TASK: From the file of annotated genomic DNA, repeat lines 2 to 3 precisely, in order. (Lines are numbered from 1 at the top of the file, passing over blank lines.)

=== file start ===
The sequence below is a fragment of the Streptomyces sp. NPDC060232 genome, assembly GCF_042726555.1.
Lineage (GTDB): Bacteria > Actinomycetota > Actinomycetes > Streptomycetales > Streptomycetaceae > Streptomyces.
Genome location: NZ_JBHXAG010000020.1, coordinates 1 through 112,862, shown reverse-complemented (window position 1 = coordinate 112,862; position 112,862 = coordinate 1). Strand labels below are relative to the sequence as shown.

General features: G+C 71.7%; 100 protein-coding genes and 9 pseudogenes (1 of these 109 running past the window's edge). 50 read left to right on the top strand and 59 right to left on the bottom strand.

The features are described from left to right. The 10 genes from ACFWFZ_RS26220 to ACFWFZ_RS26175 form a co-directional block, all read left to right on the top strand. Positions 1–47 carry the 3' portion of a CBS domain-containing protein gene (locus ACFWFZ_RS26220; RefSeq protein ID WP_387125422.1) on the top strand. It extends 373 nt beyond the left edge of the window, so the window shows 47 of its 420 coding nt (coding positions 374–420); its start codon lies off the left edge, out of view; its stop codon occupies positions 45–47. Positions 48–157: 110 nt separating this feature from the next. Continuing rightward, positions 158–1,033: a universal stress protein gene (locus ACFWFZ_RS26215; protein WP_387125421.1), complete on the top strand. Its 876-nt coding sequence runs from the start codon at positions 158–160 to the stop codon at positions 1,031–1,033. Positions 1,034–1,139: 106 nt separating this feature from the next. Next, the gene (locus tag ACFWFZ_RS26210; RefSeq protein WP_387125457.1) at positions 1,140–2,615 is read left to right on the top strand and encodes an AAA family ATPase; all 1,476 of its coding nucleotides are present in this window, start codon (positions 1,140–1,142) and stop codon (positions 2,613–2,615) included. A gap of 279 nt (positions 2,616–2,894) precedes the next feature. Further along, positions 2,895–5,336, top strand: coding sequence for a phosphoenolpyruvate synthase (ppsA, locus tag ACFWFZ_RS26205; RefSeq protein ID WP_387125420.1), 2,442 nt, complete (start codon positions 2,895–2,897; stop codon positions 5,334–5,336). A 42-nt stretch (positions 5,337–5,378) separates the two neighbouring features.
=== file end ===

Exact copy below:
Lineage (GTDB): Bacteria > Actinomycetota > Actinomycetes > Streptomycetales > Streptomycetaceae > Streptomyces.
Genome location: NZ_JBHXAG010000020.1, coordinates 1 through 112,862, shown reverse-complemented (window position 1 = coordinate 112,862; position 112,862 = coordinate 1). Strand labels below are relative to the sequence as shown.